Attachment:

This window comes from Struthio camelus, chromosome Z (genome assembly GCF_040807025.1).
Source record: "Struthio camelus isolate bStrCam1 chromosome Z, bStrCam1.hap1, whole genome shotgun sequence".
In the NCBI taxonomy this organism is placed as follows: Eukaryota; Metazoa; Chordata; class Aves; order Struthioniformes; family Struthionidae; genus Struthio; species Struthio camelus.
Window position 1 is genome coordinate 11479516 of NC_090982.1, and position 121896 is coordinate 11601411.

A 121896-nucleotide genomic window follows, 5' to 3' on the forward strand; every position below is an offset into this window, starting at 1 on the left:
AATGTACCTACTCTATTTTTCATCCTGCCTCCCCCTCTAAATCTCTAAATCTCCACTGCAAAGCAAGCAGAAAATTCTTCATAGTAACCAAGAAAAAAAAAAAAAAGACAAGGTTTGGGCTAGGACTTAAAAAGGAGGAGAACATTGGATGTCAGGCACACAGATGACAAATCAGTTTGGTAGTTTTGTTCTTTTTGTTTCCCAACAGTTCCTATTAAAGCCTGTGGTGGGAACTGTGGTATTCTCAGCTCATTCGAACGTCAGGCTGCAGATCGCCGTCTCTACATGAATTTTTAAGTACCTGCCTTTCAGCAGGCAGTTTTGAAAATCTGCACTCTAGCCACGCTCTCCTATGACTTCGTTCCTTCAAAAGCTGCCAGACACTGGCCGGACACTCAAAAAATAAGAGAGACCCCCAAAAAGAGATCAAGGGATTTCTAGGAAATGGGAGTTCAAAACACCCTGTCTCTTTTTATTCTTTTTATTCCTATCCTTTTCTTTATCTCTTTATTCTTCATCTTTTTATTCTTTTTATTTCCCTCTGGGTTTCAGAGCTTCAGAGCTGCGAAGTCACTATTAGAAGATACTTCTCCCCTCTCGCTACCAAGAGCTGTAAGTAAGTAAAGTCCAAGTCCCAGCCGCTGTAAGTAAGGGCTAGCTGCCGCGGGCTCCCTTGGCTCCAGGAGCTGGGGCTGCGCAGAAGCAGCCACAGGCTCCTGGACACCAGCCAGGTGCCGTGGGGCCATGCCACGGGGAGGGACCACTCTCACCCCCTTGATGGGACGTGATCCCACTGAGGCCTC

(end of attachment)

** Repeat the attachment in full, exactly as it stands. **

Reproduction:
This window comes from Struthio camelus, chromosome Z (genome assembly GCF_040807025.1).
Source record: "Struthio camelus isolate bStrCam1 chromosome Z, bStrCam1.hap1, whole genome shotgun sequence".
In the NCBI taxonomy this organism is placed as follows: Eukaryota; Metazoa; Chordata; class Aves; order Struthioniformes; family Struthionidae; genus Struthio; species Struthio camelus.
Window position 1 is genome coordinate 11479516 of NC_090982.1, and position 121896 is coordinate 11601411.

A 121896-nucleotide genomic window follows, 5' to 3' on the forward strand; every position below is an offset into this window, starting at 1 on the left:
AATGTACCTACTCTATTTTTCATCCTGCCTCCCCCTCTAAATCTCTAAATCTCCACTGCAAAGCAAGCAGAAAATTCTTCATAGTAACCAAGAAAAAAAAAAAAAAGACAAGGTTTGGGCTAGGACTTAAAAAGGAGGAGAACATTGGATGTCAGGCACACAGATGACAAATCAGTTTGGTAGTTTTGTTCTTTTTGTTTCCCAACAGTTCCTATTAAAGCCTGTGGTGGGAACTGTGGTATTCTCAGCTCATTCGAACGTCAGGCTGCAGATCGCCGTCTCTACATGAATTTTTAAGTACCTGCCTTTCAGCAGGCAGTTTTGAAAATCTGCACTCTAGCCACGCTCTCCTATGACTTCGTTCCTTCAAAAGCTGCCAGACACTGGCCGGACACTCAAAAAATAAGAGAGACCCCCAAAAAGAGATCAAGGGATTTCTAGGAAATGGGAGTTCAAAACACCCTGTCTCTTTTTATTCTTTTTATTCCTATCCTTTTCTTTATCTCTTTATTCTTCATCTTTTTATTCTTTTTATTTCCCTCTGGGTTTCAGAGCTTCAGAGCTGCGAAGTCACTATTAGAAGATACTTCTCCCCTCTCGCTACCAAGAGCTGTAAGTAAGTAAAGTCCAAGTCCCAGCCGCTGTAAGTAAGGGCTAGCTGCCGCGGGCTCCCTTGGCTCCAGGAGCTGGGGCTGCGCAGAAGCAGCCACAGGCTCCTGGACACCAGCCAGGTGCCGTGGGGCCATGCCACGGGGAGGGACCACTCTCACCCCCTTGATGGGACGTGATCCCACTGAGGCCTC